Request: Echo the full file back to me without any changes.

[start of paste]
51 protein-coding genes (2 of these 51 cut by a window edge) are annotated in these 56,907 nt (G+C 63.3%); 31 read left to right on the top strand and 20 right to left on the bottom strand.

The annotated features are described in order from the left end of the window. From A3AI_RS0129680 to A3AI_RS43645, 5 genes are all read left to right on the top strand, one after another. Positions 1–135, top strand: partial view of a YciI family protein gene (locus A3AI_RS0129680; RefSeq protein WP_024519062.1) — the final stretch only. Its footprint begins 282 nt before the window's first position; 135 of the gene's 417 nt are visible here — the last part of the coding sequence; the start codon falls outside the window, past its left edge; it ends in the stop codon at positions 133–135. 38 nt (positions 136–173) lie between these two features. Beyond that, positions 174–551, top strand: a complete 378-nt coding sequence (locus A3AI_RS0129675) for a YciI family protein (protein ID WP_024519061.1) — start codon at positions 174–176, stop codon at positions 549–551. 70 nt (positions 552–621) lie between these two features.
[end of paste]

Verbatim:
51 protein-coding genes (2 of these 51 cut by a window edge) are annotated in these 56,907 nt (G+C 63.3%); 31 read left to right on the top strand and 20 right to left on the bottom strand.

The annotated features are described in order from the left end of the window. From A3AI_RS0129680 to A3AI_RS43645, 5 genes are all read left to right on the top strand, one after another. Positions 1–135, top strand: partial view of a YciI family protein gene (locus A3AI_RS0129680; RefSeq protein WP_024519062.1) — the final stretch only. Its footprint begins 282 nt before the window's first position; 135 of the gene's 417 nt are visible here — the last part of the coding sequence; the start codon falls outside the window, past its left edge; it ends in the stop codon at positions 133–135. 38 nt (positions 136–173) lie between these two features. Beyond that, positions 174–551, top strand: a complete 378-nt coding sequence (locus A3AI_RS0129675) for a YciI family protein (protein ID WP_024519061.1) — start codon at positions 174–176, stop codon at positions 549–551. 70 nt (positions 552–621) lie between these two features.